FOR GREGORY

Periodically I will add posts here if the sources provide additioanl informaiton on how to think about and deal with Dementia/ Alzheimer's Disease.

PLEASE NOTE:


SCROLL DOWN FOR TEXT and BIBLIOGRAPHY from DAI WEBINAR 2/22-23/2017. You can also find this information on my website: www.horvich.com


Even though this blog is now dormant (see info below) there are many useful, insightful posts. Scroll back from the end or forward from the beginning. My guess is that you could spend a lot of time here and maybe learn or experience a thing or two about living with and loving someone with Dementia/Alzheimer's or maybe come away with the feeling that "you are not alone" in YOUR work with the same!


• • • • •


THIS WAS THE FINAL POST TO THIS SITE BEFORE IT WENT DORMANT.


Happy New Year 2016. With a new year comes new beginnings and sometimes endings. If I am personally progressing and if I am doing a good job in my grieving Gregory's death; if I have been able to learn my lessons in living and loving someone diagnosed with Dementia/ Alzheimer's; if I am to get on with my life ... I need to bring this Alzheimer's blog to an end since my writing has been dealing less with Dementia/ Alzheimer's and more with life after Dementia/ Alzheimer's.


Of course, I will always continue to work for and support fair treatment on behalf of people with Dementia/ Alzheimer's and may post here from time to time. Also, there are many wonderful posts here through which you may browse.


With this change, I will continue and reinvigorate my "michael a. horvich writes" blog which deals with grieving Gregory's death, life lessons, personal experiences, observations, memoirs, dreams, and humor in essay and poetry, as well as an attempt now and then at sharing a piece of fiction.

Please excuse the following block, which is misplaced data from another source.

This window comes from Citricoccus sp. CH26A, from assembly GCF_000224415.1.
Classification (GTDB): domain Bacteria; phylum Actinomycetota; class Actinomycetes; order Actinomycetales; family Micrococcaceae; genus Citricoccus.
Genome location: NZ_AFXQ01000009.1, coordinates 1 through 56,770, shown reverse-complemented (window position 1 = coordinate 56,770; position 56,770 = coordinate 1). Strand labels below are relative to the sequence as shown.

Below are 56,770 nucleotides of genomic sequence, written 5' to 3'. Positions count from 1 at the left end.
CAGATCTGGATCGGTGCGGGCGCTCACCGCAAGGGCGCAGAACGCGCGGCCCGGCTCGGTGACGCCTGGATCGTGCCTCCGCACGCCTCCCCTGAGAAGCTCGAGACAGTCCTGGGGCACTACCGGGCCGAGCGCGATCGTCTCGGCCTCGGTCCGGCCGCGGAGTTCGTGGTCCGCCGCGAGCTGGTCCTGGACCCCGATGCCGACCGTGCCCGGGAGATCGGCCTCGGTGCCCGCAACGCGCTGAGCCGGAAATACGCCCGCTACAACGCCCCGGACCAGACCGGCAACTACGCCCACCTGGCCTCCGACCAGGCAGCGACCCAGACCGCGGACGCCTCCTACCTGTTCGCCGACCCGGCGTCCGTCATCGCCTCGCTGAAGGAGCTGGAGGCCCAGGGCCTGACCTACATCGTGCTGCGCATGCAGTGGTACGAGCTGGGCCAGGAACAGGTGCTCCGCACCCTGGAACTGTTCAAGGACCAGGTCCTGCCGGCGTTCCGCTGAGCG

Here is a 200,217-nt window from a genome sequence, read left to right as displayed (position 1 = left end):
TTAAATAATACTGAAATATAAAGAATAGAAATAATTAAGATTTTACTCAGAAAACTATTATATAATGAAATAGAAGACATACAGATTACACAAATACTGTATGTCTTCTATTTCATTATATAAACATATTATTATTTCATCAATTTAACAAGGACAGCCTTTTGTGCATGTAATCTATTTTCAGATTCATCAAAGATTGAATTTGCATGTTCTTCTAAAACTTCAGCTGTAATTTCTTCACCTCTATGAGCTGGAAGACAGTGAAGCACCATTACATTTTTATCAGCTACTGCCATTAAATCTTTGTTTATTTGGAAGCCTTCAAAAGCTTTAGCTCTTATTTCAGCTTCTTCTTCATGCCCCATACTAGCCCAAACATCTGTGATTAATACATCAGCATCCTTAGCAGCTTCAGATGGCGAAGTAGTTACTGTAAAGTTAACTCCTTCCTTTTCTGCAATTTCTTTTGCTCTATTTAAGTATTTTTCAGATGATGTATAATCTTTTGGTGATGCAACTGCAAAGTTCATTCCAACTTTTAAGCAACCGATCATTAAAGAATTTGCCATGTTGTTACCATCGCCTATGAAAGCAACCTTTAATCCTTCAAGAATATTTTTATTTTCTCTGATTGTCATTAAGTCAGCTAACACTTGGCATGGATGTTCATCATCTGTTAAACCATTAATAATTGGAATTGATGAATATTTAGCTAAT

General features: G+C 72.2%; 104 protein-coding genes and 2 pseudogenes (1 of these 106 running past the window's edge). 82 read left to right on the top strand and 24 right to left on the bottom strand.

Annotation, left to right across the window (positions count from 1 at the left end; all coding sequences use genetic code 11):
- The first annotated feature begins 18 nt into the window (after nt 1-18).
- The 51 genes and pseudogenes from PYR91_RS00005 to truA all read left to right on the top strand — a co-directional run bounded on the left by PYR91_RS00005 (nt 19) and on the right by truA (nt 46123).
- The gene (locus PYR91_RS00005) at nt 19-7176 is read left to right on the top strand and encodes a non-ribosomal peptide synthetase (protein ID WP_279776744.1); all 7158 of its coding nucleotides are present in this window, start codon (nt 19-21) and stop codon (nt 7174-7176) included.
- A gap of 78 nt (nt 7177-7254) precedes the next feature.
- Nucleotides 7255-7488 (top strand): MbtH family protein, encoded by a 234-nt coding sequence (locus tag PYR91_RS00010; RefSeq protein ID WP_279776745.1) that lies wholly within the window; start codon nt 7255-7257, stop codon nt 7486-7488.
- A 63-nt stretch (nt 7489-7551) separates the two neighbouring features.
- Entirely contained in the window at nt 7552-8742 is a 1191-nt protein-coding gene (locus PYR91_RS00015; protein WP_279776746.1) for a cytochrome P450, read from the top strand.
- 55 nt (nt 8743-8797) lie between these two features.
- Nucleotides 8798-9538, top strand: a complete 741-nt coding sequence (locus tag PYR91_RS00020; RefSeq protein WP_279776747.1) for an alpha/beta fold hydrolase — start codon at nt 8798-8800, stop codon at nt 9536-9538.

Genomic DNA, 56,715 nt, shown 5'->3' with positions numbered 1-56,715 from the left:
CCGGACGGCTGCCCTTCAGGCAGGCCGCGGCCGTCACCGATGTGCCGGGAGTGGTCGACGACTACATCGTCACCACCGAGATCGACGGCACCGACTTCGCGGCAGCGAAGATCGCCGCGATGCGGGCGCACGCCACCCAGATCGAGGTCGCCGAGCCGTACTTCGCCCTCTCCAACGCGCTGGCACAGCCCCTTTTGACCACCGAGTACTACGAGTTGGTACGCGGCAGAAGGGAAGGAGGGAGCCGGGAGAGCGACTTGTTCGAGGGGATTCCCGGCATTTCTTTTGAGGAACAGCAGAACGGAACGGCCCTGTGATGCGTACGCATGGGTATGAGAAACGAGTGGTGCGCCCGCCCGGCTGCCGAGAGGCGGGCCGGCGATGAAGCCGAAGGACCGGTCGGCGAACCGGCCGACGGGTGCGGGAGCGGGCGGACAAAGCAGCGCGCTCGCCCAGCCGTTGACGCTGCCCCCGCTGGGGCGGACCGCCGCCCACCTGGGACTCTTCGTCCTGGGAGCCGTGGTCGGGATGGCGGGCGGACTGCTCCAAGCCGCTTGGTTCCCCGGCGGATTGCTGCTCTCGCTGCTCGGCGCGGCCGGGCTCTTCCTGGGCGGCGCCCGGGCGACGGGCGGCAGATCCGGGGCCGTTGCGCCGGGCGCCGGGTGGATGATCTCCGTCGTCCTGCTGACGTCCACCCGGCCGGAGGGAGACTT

Please follow me there by clicking http://mhorvich.blogspot.com or click the link located on the right side of this page.


Finally, COMMENTS are always important to me and you can still comment on the posts on this blog! CLICK "Comments" and sign in or use "Anonymous." Leave your name or initials if you wish so I'll know it's you? Check the "Notify Me" box to see my reply to you.



Tuesday, April 26, 2011

What's In A Word?

On the way home from the Chicago Children's Museum today, where Gregory was helping me with preparation for the opening of Michael's Museum, it was raining.

I commented, "What a lot of rain we have had so far this Spring."

Gregory replied, "Yes. That's probably why I am feeling so EARIE."

The sky was very interesting with heavy dark clouds as well as white billowy clouds and spots of sunshine.

Gregory commented, "Look at those dark clouds, they are so BLUNDERY."